The Long Term Stock Exchange raises $50 million to allow companies to grow over time. Companies aiming to outperform over years and decades, rather than quarters, may soon have a stock exchange on which to raise patient capital. The Long Term Stock Exchange, founded by Lean Startup’sEric Ries, raised Series B financing of $50 million, led by Founders Fund. Other repeat investors include Collaborative Fund, Andreessen Horowitz, Obvious Ventures, Uprising and Initialized. “A new generation of companies aspire to serve customers, build their businesses and advance their visions over time,” Ries said in a statement. “They want to run their businesses with the stewardship that stakeholders and society demand.” The exchange does not yet have a launch date but “early next year seems plausible,” a spokesperson told Axios. The U.S. Securities and Exchange Commission recently approved the company’s standards. More.
Mexico’s Credijusto raises $42 million. The financing came from Goldman Sachs and Steve Cohen’s Point72, among others. The fintech company seeksto close the financing gap for small and medium-sized companies, which make up 99% of Mexico’s businesses but receive only 15% of loans from big banks.
India’s Vedantu raises $42 million to expand online tutoring platform. Tiger Global and WestBridge Capital led the round, which also included existing investors Accel, Omidyar India and TAL Education, along with Vedantu’s co-founders.
Signals: Ahead of the Curve
For shareholder engagement on climate, is talk enough? Blackrock and Vanguard voted against shareholder resolutions pressing climate change concerns in the past year at Exxon, Duke Energy, Dominion Energy, GM and Ford, among others. The two asset-management giants have both called for greater corporate consideration and action on social and environmental issues and both endorsed the recent statement on corporate “purpose” from the Business Roundtable. But when it comes to wielding voting power to compel corporate change, BlackRock and Vanguard often favor talk over action. In a review of climate-related shareholder resolutions, Majority Action, a nonprofit shareholder activism organization, found the two biggest asset managers worldwide opposed proposals to supporting independent chairmanships and climate-related lobbying disclosures.
- In their own words. BlackRock and Vanguard emphasize responsible social and environmental policies in their latest stewardship reports. Per BlackRock: “Over our clients’ long-term investment horizon, in our experience, companies with leading practices in [social and environmental] areas are more likely to deliver sustainable financial returns.” And per Vanguard: “We believe that many core governance functions—such as robust board oversight and meaningful company disclosure—are imperative for managing climate risk.”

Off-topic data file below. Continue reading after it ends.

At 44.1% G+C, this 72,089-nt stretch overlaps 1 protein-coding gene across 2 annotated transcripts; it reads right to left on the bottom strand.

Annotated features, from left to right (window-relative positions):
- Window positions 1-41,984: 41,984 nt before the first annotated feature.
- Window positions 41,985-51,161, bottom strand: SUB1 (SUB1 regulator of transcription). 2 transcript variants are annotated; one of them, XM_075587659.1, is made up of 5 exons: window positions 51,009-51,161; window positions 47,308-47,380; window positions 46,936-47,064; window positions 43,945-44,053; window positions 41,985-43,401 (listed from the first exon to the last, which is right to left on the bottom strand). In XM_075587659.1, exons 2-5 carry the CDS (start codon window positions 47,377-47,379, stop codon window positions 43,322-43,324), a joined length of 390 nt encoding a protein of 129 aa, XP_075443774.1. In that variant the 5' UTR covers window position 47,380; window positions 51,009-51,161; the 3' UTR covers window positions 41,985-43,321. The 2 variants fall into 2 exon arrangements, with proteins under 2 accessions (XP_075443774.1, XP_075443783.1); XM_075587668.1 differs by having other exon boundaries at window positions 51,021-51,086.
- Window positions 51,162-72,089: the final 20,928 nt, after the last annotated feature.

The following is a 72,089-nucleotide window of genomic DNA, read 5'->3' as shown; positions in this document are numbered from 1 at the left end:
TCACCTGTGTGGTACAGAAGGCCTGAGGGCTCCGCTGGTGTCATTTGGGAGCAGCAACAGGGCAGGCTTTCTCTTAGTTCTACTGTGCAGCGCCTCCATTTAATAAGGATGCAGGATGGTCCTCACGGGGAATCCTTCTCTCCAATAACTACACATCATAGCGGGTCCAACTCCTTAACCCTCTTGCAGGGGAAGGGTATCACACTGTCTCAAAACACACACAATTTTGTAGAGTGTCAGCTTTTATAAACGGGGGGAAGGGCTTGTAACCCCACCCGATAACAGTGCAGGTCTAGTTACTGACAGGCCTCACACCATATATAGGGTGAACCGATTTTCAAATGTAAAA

- Voting record. Two years ago, BlackRock and Vanguard voted to pass a resolution calling for greater transparency from ExxonMobile on the company’s climate impact and risks. This year, they voted down two other climate-related resolutions against Exxon, including one which blamed Exxon’s unsatisfactory progress on “a board that is not functioning” and calling for an independent chairman. “Instead of using their considerable shareholder power to promote leadership on climate change, BlackRock and Vanguard are wielding it to shield industries driving the climate crisis from accountability,” wrote Majority Action’s Eli Kasargod-Staub.
- Diplomacy first. BlackRock and Vanguard say direct engagement with corporate boards and leadership is their preferred approach to coaxing corporate change. “While voting at shareholder meetings is important, it is only one part of the larger corporate governance process,” a spokeswoman for Vanguard told ImpactAlpha. Without addressing specific resolutions, she wrote in an email that some of the recent shareholder proposals on climate change were “too prescriptive to have a positive impact.” Instead, she said: “we have pursued an engagement strategy that focuses on boards’ climate governance and oversight of climate risk or climate strategies, and on comparable and investor-relevant disclosures.” A BlackRock spokesperson referred ImpactAlphato the firm’s 2019 Investment Stewardship Annual Report. A separate report found that over the past decade, BlackRock’s fossil fuel investments have lost investors $90 billion in value. Three-quarters of those losses came from investments in ExxonMobil,Chevron, Royal Dutch Shell and BP.
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Agents of Impact: Follow the Talent
David Erickson, ex- of the Federal Reserve Bank of San Francisco, joins the New York Fed as head of community outreach and education… Jennifer Isern is leaving her role at the World Bank to launch Catalyze Global Impact… New Markets Support Company, a subsidiary of LISC, is hiring a vice president of partner services and vice president and chief lending officer in Chicago… Sunwealth seeks a vice president of capital markets in Somerville, Mass… NatureBank is looking for a forest carbon project manager in Vancouver… Convergence is hiring an associate of training and engagement in Toronto.
Thank you for reading.
– Sept. 3, 2019